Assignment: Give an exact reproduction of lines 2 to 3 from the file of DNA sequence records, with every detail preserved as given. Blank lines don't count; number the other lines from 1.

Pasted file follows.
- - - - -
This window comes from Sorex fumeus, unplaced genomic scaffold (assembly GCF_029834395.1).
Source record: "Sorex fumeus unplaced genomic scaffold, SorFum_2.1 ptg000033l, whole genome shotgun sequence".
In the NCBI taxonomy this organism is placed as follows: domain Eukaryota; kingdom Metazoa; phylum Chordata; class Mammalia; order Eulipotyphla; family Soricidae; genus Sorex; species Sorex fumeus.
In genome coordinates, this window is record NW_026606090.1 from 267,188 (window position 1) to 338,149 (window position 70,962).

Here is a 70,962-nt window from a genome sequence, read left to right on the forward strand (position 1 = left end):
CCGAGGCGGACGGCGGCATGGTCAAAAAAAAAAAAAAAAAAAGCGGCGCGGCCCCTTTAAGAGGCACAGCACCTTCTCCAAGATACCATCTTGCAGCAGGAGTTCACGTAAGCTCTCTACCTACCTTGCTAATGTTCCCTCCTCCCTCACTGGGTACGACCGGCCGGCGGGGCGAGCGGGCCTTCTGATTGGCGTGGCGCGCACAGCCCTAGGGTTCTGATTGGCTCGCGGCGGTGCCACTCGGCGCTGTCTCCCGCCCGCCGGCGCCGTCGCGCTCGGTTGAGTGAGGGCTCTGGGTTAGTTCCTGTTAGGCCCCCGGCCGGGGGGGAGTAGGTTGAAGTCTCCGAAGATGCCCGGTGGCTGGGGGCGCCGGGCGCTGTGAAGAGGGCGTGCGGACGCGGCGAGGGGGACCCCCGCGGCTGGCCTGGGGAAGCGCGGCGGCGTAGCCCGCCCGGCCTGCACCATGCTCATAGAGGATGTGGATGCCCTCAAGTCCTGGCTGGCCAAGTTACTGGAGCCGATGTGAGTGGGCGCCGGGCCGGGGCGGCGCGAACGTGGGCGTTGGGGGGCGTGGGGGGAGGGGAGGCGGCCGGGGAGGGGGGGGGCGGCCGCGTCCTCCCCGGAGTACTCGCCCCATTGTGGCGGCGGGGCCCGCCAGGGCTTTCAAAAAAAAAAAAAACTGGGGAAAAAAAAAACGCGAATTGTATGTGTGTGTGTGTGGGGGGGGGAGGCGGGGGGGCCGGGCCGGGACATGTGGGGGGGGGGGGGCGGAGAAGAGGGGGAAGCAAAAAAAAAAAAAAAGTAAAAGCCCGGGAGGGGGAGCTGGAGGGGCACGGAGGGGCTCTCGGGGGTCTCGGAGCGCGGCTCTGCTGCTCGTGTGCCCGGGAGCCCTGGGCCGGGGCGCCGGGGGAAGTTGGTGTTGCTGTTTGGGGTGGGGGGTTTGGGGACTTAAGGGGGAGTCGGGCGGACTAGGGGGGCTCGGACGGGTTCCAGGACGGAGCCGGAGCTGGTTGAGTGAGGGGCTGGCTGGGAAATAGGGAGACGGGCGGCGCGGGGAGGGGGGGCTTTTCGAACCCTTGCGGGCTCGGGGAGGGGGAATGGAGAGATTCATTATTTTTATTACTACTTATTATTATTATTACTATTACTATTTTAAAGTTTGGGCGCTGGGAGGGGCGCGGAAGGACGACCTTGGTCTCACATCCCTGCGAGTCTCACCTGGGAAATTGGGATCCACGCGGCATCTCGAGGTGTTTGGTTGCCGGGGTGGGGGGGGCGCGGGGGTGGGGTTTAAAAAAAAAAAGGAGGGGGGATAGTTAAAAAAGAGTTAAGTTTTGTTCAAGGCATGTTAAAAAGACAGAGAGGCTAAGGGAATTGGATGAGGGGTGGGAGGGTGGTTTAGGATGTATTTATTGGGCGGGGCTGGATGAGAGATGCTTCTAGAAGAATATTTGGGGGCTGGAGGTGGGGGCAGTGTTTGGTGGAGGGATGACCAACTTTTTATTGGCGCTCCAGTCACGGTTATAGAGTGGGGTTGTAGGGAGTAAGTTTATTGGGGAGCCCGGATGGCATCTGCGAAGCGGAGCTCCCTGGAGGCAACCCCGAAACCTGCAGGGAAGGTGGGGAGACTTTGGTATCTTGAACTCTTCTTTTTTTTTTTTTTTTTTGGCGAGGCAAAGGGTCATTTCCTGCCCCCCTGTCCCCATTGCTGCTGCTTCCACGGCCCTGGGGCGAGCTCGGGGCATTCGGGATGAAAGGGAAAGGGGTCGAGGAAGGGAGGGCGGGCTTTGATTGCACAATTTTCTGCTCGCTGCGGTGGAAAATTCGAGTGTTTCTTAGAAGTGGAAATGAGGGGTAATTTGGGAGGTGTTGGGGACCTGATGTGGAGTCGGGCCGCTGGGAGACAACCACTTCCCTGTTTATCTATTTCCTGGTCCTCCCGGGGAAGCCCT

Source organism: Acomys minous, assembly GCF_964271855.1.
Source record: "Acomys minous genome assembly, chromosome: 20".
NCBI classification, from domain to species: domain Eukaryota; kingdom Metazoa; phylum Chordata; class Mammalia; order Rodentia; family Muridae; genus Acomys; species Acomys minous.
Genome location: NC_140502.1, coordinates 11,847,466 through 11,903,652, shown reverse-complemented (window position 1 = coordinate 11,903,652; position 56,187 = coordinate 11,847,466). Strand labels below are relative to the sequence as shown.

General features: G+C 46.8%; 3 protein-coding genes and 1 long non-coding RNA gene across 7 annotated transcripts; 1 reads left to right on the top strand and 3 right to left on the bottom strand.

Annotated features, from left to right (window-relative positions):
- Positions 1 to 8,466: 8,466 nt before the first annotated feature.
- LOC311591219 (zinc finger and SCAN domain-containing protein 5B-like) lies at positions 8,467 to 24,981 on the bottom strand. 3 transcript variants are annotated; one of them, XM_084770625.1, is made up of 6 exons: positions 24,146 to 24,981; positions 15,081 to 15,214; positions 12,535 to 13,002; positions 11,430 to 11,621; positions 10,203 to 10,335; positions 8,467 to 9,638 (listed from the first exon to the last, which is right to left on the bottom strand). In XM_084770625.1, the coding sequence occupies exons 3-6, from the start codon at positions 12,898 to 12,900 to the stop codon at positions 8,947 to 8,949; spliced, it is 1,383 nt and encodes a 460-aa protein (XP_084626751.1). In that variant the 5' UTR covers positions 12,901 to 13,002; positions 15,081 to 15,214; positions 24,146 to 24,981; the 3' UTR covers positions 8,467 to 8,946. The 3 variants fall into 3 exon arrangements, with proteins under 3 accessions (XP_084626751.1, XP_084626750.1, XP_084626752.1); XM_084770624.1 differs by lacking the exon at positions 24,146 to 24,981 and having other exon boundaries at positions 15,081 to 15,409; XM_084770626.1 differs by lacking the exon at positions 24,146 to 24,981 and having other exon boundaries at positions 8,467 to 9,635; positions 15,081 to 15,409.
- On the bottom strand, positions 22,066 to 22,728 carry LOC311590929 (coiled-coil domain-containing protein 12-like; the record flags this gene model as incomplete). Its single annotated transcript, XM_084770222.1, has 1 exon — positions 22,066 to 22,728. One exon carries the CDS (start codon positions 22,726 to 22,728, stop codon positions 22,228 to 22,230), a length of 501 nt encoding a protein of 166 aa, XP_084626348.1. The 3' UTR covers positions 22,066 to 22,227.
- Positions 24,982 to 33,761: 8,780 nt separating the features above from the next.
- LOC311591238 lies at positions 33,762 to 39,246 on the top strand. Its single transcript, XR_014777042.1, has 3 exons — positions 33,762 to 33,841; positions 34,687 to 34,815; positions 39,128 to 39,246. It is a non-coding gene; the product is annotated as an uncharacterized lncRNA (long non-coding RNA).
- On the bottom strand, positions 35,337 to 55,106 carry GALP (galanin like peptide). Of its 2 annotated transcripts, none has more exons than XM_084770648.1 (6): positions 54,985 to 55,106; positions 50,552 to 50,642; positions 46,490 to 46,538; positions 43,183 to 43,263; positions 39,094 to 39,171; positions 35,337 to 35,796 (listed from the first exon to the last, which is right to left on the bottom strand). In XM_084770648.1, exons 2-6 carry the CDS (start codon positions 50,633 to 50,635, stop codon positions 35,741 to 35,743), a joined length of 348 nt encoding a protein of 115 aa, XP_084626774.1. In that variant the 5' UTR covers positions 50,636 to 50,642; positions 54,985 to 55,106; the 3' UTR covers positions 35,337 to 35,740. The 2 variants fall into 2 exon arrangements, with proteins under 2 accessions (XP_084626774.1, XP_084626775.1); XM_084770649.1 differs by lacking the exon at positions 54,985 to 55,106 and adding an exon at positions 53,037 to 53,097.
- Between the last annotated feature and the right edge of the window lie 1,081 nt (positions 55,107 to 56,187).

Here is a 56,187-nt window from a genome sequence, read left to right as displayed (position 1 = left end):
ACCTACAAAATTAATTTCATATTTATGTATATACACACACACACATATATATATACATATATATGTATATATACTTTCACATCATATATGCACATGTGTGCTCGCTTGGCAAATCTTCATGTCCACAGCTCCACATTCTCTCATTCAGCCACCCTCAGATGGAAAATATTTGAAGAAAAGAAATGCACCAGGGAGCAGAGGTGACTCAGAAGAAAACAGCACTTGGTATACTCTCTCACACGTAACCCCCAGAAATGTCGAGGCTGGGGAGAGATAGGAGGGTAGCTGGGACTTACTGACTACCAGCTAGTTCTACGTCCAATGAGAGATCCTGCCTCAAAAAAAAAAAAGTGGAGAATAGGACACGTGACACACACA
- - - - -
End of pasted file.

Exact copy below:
Source record: "Sorex fumeus unplaced genomic scaffold, SorFum_2.1 ptg000033l, whole genome shotgun sequence".
In the NCBI taxonomy this organism is placed as follows: domain Eukaryota; kingdom Metazoa; phylum Chordata; class Mammalia; order Eulipotyphla; family Soricidae; genus Sorex; species Sorex fumeus.